One-third of practices didn't report performance data in value-based program
A new Health Affairs study analyzed the first year of Medicare’s Physician Value-Based Payment Modifier program, whether physician practices were successful and which types of practices performed well on quality and cost metrics.
The study of CMS’ largest ambulatory care pay-for-performance program found that of the more than 600 practices that reported performance data, the practices that choose quality tiering and those with high EHR usage saw better performance on quality and costs compared to other practices. The researchers also found that practices with a primary care focus experienced better quality than other practices, but had similar costs.
The researchers also found that nearly one-third of the 1,010 practices in the first year failed to report performance data and received a 1% reporting-based penalty. The program's penalty in the program has since increased to 4%, which makes reporting the required data even more critical.
The practices that didn’t report data were usually smaller. They also had higher proportions of dually eligible beneficiaries and beneficiaries of racial and ethnic minority groups. The researchers said the results, as well as findings in other studies, point to the fact that providers who care for large disadvantaged populations might not benefit as much from a value-based payment program like MIPS.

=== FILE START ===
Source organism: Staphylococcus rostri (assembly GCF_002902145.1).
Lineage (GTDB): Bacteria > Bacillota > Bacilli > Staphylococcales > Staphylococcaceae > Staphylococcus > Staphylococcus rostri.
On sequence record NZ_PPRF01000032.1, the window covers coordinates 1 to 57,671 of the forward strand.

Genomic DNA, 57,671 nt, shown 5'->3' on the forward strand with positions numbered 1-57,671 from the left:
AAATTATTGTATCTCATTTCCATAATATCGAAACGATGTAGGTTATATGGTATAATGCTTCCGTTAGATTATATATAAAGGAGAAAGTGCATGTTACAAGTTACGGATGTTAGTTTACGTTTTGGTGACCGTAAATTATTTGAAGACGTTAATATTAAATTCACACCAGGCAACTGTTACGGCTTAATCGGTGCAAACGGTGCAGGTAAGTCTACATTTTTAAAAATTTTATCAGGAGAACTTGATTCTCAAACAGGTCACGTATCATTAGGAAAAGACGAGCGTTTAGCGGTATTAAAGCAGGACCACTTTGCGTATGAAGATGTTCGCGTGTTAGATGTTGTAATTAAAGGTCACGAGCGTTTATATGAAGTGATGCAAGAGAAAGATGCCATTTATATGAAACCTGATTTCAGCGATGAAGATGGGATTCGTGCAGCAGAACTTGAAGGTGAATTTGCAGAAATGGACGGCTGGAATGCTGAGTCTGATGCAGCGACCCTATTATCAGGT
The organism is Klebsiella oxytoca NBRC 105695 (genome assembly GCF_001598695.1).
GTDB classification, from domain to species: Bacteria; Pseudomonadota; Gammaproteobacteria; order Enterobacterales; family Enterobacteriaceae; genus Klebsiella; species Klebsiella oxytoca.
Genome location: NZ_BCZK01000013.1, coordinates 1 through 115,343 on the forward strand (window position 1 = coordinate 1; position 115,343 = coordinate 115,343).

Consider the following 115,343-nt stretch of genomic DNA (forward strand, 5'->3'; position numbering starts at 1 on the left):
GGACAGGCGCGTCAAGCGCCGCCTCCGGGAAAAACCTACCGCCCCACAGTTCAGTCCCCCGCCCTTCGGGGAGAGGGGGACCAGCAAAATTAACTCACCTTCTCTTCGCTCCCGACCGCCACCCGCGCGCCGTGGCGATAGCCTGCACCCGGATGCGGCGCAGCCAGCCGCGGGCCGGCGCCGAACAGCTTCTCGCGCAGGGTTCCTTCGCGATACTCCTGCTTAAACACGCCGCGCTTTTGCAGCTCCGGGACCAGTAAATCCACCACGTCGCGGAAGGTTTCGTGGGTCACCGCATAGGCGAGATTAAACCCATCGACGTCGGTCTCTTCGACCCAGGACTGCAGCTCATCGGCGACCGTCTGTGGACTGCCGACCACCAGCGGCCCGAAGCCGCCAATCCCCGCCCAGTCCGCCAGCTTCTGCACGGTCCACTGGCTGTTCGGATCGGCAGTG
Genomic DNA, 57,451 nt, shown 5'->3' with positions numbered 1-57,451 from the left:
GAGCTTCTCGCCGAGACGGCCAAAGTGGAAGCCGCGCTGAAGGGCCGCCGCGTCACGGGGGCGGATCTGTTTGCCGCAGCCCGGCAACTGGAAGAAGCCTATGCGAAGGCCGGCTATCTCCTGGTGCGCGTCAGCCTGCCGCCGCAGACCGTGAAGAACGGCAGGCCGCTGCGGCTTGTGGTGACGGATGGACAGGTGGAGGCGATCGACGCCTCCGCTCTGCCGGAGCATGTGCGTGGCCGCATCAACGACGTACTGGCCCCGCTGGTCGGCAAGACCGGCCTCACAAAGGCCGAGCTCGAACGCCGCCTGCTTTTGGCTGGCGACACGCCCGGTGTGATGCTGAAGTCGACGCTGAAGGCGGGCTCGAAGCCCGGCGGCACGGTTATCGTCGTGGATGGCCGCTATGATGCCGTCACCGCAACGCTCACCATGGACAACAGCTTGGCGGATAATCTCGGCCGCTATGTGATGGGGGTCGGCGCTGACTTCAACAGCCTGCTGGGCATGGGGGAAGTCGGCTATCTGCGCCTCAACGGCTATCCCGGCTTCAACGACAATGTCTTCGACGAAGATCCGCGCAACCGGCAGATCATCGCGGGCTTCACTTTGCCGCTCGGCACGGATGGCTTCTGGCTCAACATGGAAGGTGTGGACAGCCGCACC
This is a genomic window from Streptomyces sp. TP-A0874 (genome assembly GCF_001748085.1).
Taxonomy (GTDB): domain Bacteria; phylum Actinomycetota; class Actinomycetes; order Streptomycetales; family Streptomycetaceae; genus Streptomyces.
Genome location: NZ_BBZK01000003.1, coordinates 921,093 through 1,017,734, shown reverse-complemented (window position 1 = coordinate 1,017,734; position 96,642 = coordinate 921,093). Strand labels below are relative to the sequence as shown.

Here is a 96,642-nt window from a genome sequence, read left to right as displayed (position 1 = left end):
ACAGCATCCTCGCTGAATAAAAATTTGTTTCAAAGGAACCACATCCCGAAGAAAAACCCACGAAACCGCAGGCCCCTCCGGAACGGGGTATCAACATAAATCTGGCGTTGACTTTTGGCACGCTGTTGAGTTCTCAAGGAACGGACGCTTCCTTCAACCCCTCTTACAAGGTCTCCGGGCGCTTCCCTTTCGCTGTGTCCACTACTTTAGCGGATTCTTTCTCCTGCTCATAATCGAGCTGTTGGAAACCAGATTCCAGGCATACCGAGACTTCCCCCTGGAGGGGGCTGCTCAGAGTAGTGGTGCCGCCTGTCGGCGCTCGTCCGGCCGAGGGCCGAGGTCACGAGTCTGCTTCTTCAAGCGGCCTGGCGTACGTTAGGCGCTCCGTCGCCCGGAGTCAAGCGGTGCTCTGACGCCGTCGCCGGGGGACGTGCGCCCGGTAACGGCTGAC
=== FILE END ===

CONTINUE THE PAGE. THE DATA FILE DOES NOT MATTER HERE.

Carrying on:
“The provision of technical support to practices that serve vulnerable populations may be an important area for policymakers to consider under this program and its successor, the Merit-based Incentive Payment System, to ensure that such programs do not inadvertently widen existing disparities in care,” the researchers wrote.
Practices that didn’t register and report data also had lower levels of meeting Meaningful Use Stage 1 measures, according to the report. “These findings suggest that it may be important for Medicare to focus technical assistance efforts and electronic infrastructure support on smaller practices and those without functional EHRs,” the authors wrote.
The Health Affairs report said lessons from the study can be applied to MIPS despite differences between the two systems. “These findings may have implications for policy efforts to increase participation as well as for quality improvement efforts in the ambulatory care setting, particularly as the nation’s physicians prepare for a transition to the Value Modifier program’s closely related successor, the Merit-based Incentive Payment System.”